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The Human Cost of Terror
By Jason Schwartz

This work was born out of a sense of deep frustration. In 2002, as this period known as the Al Aqsa Intifidah was really reaching a critical point and what seemed like an ongoing barrage of daily attacks was taking place, I had to ask myself if I could really go on functioning in my own reality as if nothing was happening in a place very dear to me ... a place where my family and friends were facing (to borrow Robert Sarner's description) "premeditated mass murder" on a daily basis.

To compound the pain of these moments was an unforgiving and slanted campaign of propaganda and half-truths directed by much of the media at Israel and its policies. The real salt in the wounds though, was the misappropriation of Holocaust imagery and terminology that was being freely directed at Israel. Terms such as "Nazis," "apartheid state," and "massacres" were the ultimate insult. Furthermore watching the mis-steps of the Canadian government, its leaders at the time and our national broadcaster in response to this onslaught was also very difficult to bear.

As someone who has spent much personal time speaking to, interviewing and photographing close to 200 Holocaust survivors over the years, I may be particularly sensitized to these events described. After all the "Schindler's Lists," "The Pianists" and countless other movies depicting the 6 million tragedies of the Holocaust it seems that Israel is still having to fight for its right to exist - to live in peace and to exist without having its mothers, children, brothers, sisters incinerated and mangled by shrapnel and fire.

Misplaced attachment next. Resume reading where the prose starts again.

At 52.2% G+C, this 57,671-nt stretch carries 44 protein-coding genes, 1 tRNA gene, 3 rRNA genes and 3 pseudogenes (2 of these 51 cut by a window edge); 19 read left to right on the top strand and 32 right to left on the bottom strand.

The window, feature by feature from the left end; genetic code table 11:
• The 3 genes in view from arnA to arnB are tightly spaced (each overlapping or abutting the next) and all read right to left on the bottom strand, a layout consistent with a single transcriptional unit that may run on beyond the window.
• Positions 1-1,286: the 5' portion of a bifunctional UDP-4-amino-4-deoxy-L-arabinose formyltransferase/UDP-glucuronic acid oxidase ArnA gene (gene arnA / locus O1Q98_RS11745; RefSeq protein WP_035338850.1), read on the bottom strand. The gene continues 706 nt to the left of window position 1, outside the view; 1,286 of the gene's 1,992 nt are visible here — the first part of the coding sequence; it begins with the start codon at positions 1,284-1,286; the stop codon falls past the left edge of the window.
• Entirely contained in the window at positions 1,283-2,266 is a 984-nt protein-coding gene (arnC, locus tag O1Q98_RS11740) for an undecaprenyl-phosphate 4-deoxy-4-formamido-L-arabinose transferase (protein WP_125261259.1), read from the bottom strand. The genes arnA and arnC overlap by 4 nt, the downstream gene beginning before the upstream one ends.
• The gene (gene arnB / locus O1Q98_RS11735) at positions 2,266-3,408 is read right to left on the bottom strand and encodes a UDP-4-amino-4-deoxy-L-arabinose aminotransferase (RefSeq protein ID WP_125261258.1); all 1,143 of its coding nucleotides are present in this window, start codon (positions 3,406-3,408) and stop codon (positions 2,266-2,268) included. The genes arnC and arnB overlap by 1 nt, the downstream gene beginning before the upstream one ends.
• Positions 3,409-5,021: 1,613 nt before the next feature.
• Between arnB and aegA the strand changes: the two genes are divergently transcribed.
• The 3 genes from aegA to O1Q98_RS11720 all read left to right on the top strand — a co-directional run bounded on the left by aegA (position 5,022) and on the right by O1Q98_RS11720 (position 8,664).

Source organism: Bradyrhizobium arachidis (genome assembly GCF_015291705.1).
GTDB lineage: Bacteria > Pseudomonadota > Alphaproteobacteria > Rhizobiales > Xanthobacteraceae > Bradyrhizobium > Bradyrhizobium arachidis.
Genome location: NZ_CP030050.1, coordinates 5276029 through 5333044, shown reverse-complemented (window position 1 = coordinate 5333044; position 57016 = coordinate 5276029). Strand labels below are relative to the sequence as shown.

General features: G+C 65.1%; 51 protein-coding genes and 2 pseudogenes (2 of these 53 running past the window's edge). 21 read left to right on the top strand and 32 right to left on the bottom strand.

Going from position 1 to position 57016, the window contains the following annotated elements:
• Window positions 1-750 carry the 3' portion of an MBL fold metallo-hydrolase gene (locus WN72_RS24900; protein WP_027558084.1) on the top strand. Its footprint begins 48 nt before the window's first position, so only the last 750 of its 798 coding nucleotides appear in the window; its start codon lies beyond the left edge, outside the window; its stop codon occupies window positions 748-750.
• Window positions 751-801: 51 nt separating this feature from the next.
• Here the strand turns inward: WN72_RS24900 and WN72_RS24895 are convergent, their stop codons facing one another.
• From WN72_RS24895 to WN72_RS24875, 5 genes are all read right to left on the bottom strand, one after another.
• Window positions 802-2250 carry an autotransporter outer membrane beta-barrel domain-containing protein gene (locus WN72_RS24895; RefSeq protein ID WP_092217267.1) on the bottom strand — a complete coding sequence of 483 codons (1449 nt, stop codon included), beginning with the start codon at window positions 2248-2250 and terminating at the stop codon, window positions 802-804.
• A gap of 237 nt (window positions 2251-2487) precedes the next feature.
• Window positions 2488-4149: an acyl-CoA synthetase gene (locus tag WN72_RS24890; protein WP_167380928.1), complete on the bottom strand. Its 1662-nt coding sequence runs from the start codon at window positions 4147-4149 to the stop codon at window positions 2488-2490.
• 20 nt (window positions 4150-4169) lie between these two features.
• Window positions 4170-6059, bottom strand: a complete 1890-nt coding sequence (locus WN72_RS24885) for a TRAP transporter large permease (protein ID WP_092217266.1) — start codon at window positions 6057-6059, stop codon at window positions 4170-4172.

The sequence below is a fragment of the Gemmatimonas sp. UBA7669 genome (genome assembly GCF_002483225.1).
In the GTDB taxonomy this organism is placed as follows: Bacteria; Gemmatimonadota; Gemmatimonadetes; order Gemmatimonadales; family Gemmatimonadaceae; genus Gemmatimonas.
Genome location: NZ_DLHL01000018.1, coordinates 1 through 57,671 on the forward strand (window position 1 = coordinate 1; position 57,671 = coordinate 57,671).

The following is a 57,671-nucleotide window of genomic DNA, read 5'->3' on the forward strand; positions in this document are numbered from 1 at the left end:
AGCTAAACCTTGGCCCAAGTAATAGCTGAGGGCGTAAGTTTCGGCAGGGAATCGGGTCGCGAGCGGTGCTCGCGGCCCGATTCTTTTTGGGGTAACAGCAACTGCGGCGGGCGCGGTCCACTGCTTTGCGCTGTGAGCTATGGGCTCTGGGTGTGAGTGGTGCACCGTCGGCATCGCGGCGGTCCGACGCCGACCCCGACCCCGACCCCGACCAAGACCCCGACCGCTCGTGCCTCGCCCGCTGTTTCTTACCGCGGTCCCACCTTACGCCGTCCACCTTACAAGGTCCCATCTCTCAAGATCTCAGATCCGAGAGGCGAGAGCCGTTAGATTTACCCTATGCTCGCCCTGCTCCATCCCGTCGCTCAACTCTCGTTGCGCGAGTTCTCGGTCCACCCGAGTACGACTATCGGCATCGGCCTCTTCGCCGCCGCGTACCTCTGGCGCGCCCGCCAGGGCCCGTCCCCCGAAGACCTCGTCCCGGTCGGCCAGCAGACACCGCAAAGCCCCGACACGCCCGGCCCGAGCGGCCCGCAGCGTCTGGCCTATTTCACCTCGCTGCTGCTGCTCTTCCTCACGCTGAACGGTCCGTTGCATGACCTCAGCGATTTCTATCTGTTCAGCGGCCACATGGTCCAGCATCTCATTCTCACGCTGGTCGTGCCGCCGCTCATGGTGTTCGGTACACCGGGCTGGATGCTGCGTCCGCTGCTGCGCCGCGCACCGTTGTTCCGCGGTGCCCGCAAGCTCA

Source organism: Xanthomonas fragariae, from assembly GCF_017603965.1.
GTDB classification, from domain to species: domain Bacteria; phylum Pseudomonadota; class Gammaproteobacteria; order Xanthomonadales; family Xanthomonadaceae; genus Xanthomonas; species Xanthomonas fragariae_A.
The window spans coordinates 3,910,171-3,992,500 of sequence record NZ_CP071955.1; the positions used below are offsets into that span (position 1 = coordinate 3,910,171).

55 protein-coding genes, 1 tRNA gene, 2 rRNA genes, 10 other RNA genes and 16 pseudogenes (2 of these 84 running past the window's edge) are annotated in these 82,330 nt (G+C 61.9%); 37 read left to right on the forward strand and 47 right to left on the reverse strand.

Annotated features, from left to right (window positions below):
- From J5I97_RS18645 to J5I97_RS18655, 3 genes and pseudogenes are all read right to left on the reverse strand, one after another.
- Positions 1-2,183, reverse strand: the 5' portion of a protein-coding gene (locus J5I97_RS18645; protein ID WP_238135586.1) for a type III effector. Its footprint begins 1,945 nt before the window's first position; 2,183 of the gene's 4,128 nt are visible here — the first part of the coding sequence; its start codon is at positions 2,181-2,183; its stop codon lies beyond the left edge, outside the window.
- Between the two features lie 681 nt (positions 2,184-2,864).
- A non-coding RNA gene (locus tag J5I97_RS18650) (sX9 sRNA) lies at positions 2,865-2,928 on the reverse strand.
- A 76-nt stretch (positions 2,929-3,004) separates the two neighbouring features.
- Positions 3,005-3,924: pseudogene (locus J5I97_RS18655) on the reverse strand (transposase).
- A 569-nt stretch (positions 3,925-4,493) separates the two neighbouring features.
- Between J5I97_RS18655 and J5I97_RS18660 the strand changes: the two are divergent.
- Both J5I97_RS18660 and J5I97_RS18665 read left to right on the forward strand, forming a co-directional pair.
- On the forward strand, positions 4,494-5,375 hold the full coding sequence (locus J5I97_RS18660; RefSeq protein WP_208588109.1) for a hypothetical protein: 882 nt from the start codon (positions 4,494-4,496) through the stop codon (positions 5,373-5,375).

My goal in presenting this work was firstly to show the personal stories of those who have been affected most by these recent events ... to get behind the statistics, the casualty lists - to present the faces and lives and potential of those prematurely cut down.

My second objective was to help raise money and awareness for these victims to help them get their lives back together as best they can but just as importantly, to show them that we have not forgotten - a silent promise that I made to myself and those nearly 200 Holocaust survivors who had shared the lessons of their experiences with me.

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